Don't Panic, Just Yet

Before Christmas the optimism was boundless. We had just emerged from a relatively successful November and everything seemed to be gelling in the way that it should. November culminated with an excellent win over Barnsley, albeit there was a brief moment where it looked like we were going to throw it away. The one minor blip in November was the Wycombe game which we really should have won but managed to scrape a 1-1 draw. A blip, nothing more. It wasn’t a portent of failure or a signal that we were not quite there yet. After all, the build up to the big Boxing Day ticket bonanza had started. Things were looking up and it was only a matter of time before we won our games in hand, beat Portsmouth and Luton and then secured the title at a gallop.

December left us deflated a little. The Portsmouth game was one thing with a self-destruct button being pressed at Fratton Park and a disappointing result leaving many heading to panic stations. This was preceded by a cup exit and we still had the Bradford game to come. The Boxing Day match did nothing to disappoint in terms of the magnificent crowd and the owners preened over the attendance which reached and breached their target for the match. The fans still believed and were still behind the central ideology of the new regime. What has to be said however is that the Bradford game was far from convincing. Yes, Bradford were on a bit of a resurgence, but they are not a great team, and that game could easily have gone the same way as our next which was a far more disappointing draw at home to the worst away team in the league. Rant about gamesmanship all you like but Shrewsbury came to do a job and Sunderland failed to get that second goal meaning three points which were expected became one point which was arguably all we deserved.

We remain undefeated in January, but for the grace of Jon. A 1-0 win against Blackpool could easily have been another draw but for the outstretched boot of Jack Baldwin and a good first half display was thrown away at the Valley as we clung on with our fingernails when Charlton pressed. It’s no bad result to get a draw at Charlton these days, but after leading it felt a bit like a defeat; and then came Luton. Now Lee Probert put in one of the most biased and incompetent displays from a referee that I have ever witnessed, but what was more startling for me was the difference in the two sides. I’m not talking about the freak breeding conditions that provided Luton with the beasts they had in both defence and attack. I’m talking about players like Pelly-Ruddock Mpanzu, a strong physical centre midfielder who was incredibly comfortable on the ball and managed to create room in the centre of the park in a league where you aren’t supposed to have time to think. Dylan McGeouch probably had his best game for us but our tackling and tracking back was desperate at times with little purpose or direction. Luton deserved their point at least and but for Jon McLaughlin in goal we could easily have seen a repeat of the Portsmouth result. Sunderland did not look as good as Luton, plain and simple.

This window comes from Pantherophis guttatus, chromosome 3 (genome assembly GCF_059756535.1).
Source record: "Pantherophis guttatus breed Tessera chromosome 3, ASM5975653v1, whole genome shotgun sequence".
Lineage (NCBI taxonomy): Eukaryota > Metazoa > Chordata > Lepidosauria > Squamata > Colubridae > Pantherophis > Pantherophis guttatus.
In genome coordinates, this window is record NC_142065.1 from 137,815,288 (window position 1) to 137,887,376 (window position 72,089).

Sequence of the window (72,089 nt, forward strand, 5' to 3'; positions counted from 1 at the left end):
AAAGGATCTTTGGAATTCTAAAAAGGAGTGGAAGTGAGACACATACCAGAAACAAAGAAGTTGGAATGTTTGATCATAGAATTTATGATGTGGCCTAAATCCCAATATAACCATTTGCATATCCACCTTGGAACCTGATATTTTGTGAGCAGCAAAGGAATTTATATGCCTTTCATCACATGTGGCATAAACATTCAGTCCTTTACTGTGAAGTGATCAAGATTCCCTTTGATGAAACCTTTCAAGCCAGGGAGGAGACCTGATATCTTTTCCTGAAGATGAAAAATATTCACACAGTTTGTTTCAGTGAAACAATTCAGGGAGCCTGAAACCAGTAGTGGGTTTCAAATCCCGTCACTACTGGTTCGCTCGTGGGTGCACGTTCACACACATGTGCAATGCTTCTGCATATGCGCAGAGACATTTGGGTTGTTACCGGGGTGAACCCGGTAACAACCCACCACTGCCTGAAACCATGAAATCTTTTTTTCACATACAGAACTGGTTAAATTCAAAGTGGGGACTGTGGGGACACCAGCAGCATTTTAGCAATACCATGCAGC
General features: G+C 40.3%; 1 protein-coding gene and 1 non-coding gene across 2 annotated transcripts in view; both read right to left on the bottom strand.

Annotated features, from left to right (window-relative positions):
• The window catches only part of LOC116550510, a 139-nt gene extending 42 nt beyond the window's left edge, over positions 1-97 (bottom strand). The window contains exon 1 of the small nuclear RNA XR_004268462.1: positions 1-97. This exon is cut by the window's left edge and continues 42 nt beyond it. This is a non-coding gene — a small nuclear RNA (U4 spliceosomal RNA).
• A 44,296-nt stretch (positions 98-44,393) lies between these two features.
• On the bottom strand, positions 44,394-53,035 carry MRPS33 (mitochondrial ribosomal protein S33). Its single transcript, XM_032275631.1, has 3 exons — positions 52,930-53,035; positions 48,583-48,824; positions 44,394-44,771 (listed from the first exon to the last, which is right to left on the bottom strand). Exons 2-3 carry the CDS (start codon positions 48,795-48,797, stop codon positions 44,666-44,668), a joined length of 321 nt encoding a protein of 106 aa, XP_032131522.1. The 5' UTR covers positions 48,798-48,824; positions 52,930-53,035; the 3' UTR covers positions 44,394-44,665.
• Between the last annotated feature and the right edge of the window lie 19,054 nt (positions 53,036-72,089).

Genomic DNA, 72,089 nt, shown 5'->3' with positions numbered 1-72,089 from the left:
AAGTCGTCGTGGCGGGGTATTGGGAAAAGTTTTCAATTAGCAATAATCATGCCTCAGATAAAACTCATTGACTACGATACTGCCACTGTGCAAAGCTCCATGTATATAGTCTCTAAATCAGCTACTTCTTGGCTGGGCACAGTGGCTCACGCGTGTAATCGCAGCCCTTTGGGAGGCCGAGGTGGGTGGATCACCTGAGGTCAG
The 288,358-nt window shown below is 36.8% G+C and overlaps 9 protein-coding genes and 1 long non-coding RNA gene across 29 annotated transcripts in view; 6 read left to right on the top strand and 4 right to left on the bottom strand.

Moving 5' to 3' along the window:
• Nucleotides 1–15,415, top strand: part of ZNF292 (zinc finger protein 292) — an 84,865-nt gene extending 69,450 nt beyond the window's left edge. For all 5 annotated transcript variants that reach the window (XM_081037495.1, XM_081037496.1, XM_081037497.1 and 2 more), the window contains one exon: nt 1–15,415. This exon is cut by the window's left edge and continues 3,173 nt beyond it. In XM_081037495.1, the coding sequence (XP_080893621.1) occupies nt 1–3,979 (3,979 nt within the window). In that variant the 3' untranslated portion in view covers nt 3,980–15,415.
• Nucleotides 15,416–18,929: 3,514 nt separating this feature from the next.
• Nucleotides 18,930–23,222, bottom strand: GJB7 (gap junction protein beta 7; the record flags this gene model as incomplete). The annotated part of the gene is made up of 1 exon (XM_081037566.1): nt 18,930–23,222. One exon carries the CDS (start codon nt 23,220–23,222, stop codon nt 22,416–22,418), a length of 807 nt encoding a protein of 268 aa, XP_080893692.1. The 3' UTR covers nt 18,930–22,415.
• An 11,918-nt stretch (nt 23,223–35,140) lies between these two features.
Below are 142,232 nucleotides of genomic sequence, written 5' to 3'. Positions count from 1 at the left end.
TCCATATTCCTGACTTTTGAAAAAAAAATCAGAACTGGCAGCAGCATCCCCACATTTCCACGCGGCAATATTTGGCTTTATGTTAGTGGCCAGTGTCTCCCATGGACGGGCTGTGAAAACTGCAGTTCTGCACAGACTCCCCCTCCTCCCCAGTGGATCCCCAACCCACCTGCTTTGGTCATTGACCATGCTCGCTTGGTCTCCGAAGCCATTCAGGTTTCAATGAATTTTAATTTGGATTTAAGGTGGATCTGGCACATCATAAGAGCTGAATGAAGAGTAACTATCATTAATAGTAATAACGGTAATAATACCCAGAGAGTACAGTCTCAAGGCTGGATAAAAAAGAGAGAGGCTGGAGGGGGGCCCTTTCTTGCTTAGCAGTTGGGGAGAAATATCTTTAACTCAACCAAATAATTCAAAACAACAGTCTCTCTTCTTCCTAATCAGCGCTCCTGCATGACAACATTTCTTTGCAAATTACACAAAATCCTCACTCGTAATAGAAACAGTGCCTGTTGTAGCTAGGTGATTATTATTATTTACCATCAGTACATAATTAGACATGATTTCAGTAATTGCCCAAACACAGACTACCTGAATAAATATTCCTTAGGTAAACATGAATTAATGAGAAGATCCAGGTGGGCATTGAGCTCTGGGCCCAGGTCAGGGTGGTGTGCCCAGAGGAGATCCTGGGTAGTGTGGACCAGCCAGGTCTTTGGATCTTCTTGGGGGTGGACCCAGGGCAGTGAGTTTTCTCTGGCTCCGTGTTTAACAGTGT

Our new signing Jimmy Dunne watched on from the bench and hopefully managed to see where things were going wrong, Josh Maja was ill. Whether he would have made a difference is up for debate. The fact of the matter is that the Luton match exposed a need for reinforcement within the team. Our inability to grab that second goal has cost us points all season with matches against Oxford, Wycombe, Shrewsbury, Fleetwood, Coventry, Charlton and of course Luton both home and away representing missed opportunities. If you take Charlton and Luton out of those fixtures there are still eight points dropped. Those ten points would have us five points clear with two games in hand.

The Maja saga needs to be cleared up, not publicly, but in a way that either allows us as a team to move on from it or for the player himself to bed in for at least the rest of the season. The public deadline setting for contract renewals was unhelpful as fans gathered on the deadline day to hear what was going on. The news was not good and it deflated spirits. All of that should have been kept in house. The next bit of business was the Will Grigg situation. Now I’m not sure where the news came from that we had submitted a derisory offer, but again; this is unhelpful. It sends messages out to agents and clubs that either we are behaving unprofessionally, or we don’t have much money, neither of which are good news stories. While I think we are all in favour of the piss take party stopping, that doesn’t mean you have to limp around with a full bladder all the time and a bit of a statement signing would really lift the place and, who knows, convince players already at the club that the owners mean business and this could actually be a good place to sign your new contract. Stewart Donald has publicly stated that we will be signing players and that Jack Ross will be supported. He has refuted rumours of a £200k offer for Will Grigg. I would rather not hear about any of that if I am honest. I would much rather just see us bringing in players that lift the fans.

In brighter news, our points total suggests we are more than likely to be promoted this season based on previous season tallies and so there is no need just yet to reminisce over typical Sunderland and start the hand wringing and nail biting; however, there are warning signs which we can all see that mean without proper investment a fade might be on the cards. January is a very important month for us and the players we sign have to be of a high standard and capable of turning those draws into wins. If we can achieve that then we will have no problems and our party in Essex on the final day of the season will be booked, failure to do that could see us in the lottery of the play-offs; potentially against Charlton. Now I know nobody wants that again.